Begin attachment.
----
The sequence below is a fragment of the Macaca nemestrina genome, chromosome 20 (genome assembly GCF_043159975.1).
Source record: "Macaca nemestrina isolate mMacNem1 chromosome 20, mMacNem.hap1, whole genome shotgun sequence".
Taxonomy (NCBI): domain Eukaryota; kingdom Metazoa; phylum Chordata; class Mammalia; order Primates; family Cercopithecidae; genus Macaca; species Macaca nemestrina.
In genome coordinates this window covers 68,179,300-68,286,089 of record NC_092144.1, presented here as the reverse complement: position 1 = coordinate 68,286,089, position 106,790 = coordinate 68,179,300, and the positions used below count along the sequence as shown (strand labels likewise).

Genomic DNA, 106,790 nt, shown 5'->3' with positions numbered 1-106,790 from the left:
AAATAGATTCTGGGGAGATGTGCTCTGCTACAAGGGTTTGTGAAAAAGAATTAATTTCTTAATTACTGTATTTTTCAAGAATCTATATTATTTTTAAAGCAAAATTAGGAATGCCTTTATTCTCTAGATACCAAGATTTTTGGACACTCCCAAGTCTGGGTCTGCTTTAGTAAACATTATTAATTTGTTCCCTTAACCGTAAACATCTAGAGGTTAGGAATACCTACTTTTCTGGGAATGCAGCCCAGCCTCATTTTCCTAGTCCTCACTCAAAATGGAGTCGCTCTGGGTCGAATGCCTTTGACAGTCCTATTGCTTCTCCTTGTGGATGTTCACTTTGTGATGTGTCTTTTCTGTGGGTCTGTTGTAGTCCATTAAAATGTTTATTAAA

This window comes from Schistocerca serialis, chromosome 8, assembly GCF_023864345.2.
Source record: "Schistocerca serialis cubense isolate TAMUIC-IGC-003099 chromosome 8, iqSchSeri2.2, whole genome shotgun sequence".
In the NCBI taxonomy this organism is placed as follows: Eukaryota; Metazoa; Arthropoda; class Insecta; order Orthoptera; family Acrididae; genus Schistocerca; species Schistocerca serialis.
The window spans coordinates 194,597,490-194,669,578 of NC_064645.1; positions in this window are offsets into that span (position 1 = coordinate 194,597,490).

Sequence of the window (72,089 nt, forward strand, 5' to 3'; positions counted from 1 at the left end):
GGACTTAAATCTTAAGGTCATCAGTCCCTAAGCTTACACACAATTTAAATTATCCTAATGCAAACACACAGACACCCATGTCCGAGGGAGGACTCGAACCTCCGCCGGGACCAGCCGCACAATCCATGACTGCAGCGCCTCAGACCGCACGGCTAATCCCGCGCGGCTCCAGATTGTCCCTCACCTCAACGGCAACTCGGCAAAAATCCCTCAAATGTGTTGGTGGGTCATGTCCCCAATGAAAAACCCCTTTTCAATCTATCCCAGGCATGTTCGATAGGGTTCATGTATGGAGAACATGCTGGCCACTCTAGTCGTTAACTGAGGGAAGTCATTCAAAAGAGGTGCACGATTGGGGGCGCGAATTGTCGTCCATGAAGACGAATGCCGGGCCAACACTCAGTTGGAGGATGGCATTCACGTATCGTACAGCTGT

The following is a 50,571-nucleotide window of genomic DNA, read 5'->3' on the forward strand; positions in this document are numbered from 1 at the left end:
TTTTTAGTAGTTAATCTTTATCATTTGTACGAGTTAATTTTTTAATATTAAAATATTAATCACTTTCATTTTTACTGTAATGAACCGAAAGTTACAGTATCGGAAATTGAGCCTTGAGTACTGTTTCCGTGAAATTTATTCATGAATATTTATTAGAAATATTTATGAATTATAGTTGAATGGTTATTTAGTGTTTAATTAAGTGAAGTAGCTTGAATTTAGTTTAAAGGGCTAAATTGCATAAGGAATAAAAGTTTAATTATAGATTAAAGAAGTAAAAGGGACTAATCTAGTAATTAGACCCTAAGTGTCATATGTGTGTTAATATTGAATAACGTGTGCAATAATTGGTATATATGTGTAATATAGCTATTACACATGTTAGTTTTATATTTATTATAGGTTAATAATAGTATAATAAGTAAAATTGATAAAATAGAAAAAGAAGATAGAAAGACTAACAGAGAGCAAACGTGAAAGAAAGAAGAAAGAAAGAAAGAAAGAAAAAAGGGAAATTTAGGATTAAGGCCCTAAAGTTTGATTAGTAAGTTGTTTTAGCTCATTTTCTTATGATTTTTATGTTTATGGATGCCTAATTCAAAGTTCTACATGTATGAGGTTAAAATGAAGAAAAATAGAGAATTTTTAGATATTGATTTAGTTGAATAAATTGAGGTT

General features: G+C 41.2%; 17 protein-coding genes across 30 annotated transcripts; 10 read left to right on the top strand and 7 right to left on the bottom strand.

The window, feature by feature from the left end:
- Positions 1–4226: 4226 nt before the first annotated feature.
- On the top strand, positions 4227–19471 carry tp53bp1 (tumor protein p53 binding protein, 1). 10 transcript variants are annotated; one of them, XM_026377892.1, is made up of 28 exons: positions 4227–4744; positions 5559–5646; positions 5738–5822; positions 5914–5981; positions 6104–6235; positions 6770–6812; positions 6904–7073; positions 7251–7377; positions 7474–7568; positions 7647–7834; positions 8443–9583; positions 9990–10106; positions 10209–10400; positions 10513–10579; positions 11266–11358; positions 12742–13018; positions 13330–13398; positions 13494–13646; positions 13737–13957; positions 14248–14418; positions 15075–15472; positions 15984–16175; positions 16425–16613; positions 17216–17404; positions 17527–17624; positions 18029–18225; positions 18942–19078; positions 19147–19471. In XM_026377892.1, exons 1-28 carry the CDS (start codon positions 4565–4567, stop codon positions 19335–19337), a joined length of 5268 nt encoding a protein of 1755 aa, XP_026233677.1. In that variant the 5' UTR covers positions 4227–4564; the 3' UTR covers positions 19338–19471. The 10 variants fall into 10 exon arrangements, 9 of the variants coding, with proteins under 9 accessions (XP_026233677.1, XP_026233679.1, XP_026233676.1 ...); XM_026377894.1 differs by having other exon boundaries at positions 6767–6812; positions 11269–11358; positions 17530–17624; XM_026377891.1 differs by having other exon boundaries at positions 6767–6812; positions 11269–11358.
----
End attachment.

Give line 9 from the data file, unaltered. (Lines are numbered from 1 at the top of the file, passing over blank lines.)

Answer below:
In the NCBI taxonomy this organism is placed as follows: Eukaryota; Metazoa; Arthropoda; class Insecta; order Orthoptera; family Acrididae; genus Schistocerca; species Schistocerca serialis.